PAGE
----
c8f4f90346f86f380e897a1f_pa3762c.jpg Paul Lachine

A No-Fly Zone for Libya

The world must take concrete steps now to implement a no-fly zone immediately if Muammar el-Qaddafi starts using his airpower to kill large numbers of Libyan civilians. The US and the world community should also make clear – as in Bosnia and Kosovo – that they are taking a stand against a thug who is killing Muslims.

WASHINGTON, DC – Leaders around the world are vigorously debating the advisability of establishing a no-fly zone to stop the violence unfolding in Libya. Some cite Bosnia, where NATO took too long to protect civilian populations in the mid-1990’s, as a reason to act. Others remember Rwanda, where President Bill Clinton later expressed regret for not acting to save innocent lives. But the stakes in Libya today are more appropriately underscored by the tragedy in southern Iraq in the waning days of the Persian Gulf War 20 years ago.

As coalition forces were routing the Iraqi army in February 1991, President George H.W. Bush encouraged the Iraqi people to “take matters into their hands to force Saddam Hussein the dictator to step aside.” When Iraqi Shiites, Kurds, and Marsh Arabs rebelled against Hussein, they believed that American forces would protect them against their brutal dictator’s superior firepower.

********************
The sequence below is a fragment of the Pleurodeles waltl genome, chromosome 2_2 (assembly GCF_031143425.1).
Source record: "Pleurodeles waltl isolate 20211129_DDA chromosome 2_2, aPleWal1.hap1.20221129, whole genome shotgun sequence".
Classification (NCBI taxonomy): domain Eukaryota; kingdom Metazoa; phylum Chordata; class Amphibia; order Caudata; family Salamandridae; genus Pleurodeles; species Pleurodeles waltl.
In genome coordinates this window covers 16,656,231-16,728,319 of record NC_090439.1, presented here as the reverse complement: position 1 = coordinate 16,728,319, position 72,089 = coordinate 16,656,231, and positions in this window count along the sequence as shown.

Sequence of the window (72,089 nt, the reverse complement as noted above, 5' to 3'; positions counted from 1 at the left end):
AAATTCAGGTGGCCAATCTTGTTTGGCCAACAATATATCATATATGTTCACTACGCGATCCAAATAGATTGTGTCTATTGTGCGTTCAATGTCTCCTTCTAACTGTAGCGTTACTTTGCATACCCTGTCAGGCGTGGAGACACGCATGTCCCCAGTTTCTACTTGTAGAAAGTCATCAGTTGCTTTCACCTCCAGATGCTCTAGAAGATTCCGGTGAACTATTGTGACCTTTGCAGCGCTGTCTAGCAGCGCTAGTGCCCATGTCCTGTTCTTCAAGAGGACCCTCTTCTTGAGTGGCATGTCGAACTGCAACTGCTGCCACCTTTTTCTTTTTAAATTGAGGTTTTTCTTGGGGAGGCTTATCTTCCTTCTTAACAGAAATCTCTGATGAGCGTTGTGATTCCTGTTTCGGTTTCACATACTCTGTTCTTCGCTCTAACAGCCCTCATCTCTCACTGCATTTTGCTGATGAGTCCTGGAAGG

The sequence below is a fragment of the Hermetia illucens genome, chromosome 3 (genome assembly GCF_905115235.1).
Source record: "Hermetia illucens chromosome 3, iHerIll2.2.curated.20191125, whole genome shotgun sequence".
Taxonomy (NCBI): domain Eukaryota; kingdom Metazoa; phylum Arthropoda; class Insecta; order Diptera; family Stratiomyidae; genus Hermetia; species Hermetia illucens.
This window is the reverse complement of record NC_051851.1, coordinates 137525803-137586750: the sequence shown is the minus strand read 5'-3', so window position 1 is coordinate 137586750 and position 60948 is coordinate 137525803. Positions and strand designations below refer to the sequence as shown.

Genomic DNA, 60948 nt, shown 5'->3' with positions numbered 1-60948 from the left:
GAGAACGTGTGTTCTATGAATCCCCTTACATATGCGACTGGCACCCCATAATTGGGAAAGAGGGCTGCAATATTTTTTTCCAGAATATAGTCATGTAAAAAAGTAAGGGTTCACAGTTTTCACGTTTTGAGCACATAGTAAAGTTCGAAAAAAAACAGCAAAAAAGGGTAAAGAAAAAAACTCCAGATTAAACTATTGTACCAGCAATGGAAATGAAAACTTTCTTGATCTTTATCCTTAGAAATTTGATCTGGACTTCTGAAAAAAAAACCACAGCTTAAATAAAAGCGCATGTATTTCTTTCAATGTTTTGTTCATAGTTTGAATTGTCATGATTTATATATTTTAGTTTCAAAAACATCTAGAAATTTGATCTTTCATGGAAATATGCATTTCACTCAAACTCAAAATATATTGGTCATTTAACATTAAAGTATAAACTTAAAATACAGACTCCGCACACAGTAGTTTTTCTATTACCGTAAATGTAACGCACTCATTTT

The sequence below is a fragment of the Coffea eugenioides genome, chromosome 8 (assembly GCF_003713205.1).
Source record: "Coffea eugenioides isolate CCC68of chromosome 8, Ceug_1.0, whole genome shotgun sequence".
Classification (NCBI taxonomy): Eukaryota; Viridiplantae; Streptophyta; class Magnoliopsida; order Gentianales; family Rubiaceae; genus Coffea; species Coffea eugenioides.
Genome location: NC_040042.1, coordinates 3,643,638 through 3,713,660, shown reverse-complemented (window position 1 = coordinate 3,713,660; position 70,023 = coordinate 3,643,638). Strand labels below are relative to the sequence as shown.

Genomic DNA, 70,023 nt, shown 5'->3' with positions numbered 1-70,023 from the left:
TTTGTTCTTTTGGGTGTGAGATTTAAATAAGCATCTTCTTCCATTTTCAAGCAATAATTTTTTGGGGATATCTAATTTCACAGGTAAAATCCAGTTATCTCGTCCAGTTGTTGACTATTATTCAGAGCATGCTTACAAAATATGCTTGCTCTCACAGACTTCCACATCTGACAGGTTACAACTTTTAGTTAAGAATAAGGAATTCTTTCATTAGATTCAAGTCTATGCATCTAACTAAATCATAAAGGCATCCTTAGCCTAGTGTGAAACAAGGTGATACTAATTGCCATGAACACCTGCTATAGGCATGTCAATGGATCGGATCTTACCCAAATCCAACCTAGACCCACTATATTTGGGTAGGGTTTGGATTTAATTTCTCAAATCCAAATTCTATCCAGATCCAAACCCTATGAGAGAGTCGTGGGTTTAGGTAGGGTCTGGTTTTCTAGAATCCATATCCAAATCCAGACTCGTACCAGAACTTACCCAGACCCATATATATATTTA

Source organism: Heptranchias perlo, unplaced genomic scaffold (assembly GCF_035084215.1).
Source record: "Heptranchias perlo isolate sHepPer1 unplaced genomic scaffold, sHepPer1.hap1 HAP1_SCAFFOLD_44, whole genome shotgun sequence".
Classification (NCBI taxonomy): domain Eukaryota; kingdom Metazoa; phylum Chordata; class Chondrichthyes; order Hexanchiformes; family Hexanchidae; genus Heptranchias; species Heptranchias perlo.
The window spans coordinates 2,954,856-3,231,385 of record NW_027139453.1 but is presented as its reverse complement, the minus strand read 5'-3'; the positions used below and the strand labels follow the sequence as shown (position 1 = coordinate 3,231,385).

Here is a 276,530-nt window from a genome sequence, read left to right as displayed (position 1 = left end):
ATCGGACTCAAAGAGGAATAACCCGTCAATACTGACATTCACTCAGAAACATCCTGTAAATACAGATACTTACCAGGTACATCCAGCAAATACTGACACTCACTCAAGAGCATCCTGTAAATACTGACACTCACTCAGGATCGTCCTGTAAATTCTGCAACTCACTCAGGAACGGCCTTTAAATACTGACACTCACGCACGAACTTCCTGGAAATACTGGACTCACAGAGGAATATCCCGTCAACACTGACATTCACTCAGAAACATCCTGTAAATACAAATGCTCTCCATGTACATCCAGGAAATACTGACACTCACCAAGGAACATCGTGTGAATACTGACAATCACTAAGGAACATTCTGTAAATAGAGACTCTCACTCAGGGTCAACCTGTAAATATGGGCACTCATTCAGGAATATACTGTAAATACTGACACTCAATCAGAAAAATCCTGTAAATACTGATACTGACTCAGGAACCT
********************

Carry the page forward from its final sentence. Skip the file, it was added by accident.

Instead, when Iraqi attack helicopters and elite troops began butchering their own people, coalition forces were ordered to stand down. The world watched as thousands of Iraqis were slaughtered.

We hope you're enjoying Project Syndicate.

To continue reading, subscribe now.

Subscribe

Get unlimited access to PS premium content, including in-depth commentaries, book reviews, exclusive interviews, On Point, the Big Picture, the PS Archive, and our annual year-ahead magazine.

http://prosyn.org/ieIFThl;
  1. haass102_ATTAKENAREAFPGettyImages_iranianleaderimagebehindmissiles Atta Kenare/AFP/Getty Images

    Taking on Tehran

    Richard N. Haass

    Forty years after the revolution that ousted the Shah, Iran’s unique political-religious system and government appears strong enough to withstand US pressure and to ride out the country's current economic difficulties. So how should the US minimize the risks to the region posed by the regime?

Cookies and Privacy

We use cookies to improve your experience on our website. To find out more, read our updated cookie policy and privacy policy.